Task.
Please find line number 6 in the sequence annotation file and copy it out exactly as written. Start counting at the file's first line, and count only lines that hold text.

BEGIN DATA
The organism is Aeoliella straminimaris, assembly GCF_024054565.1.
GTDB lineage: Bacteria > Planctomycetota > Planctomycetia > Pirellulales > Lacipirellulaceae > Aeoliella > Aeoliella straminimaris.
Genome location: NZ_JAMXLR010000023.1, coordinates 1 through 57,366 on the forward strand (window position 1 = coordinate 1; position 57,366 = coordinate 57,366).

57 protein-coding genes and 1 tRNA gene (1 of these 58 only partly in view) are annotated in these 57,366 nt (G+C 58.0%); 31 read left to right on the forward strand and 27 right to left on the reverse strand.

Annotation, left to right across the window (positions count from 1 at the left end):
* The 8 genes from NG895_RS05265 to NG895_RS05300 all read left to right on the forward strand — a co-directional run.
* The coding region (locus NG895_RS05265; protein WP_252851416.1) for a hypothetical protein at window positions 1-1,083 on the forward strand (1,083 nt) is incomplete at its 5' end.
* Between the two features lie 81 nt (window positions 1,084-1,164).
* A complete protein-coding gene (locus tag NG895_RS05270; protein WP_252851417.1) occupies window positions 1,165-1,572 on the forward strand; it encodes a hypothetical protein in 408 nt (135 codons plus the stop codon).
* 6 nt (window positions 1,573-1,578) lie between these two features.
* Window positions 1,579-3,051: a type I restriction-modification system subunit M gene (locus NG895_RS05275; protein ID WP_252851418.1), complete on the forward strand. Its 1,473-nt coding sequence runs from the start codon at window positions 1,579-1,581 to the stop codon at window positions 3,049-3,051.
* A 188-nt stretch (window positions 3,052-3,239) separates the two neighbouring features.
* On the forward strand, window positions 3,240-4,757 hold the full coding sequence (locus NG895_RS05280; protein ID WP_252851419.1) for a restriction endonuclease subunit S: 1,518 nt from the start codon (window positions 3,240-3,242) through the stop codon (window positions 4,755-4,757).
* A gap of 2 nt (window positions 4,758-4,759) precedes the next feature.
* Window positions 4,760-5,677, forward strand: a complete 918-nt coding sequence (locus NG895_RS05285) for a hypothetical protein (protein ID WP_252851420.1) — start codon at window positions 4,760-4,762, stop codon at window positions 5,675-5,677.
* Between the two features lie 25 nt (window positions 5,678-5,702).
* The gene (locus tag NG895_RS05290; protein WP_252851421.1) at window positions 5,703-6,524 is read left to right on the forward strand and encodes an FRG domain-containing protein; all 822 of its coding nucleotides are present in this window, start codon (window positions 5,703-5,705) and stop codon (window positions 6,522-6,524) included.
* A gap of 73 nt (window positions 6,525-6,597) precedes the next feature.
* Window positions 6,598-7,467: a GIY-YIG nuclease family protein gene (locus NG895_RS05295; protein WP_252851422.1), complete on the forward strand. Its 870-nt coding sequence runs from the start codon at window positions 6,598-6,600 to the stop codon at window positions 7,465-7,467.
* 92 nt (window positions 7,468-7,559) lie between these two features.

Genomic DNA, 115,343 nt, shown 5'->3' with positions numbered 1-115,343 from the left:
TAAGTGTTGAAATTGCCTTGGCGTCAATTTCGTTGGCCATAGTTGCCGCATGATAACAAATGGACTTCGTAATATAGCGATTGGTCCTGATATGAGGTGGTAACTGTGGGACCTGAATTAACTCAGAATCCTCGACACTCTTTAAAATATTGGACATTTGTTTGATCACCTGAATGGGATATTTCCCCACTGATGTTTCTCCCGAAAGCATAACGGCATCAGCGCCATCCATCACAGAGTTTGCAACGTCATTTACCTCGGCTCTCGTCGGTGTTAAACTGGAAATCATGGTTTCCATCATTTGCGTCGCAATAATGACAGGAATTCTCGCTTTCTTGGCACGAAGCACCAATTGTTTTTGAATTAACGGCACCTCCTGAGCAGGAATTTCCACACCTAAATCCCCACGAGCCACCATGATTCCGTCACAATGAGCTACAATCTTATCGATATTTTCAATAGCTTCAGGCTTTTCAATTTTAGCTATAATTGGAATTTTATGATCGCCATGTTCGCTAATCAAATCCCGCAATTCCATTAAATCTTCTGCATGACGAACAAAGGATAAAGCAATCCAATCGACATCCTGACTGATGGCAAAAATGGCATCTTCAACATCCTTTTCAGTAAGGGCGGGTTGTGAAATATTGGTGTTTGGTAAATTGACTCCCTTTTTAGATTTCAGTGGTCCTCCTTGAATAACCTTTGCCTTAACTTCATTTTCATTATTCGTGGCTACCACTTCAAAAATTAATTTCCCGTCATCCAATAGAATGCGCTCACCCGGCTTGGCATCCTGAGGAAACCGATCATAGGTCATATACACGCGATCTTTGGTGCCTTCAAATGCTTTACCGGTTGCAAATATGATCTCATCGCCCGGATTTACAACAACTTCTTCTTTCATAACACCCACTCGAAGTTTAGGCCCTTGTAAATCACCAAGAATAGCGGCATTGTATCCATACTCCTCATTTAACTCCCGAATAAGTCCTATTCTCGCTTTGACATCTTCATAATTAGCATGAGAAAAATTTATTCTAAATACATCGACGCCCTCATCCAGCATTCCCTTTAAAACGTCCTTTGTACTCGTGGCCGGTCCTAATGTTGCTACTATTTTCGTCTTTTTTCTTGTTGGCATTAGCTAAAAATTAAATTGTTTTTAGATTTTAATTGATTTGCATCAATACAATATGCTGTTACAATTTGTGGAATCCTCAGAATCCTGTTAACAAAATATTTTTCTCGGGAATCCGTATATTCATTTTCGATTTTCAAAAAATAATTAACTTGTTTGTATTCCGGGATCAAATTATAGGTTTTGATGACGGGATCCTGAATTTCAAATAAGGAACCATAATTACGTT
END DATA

* The 8 genes from NG895_RS05265 to NG895_RS05300 all read left to right on the forward strand — a co-directional run.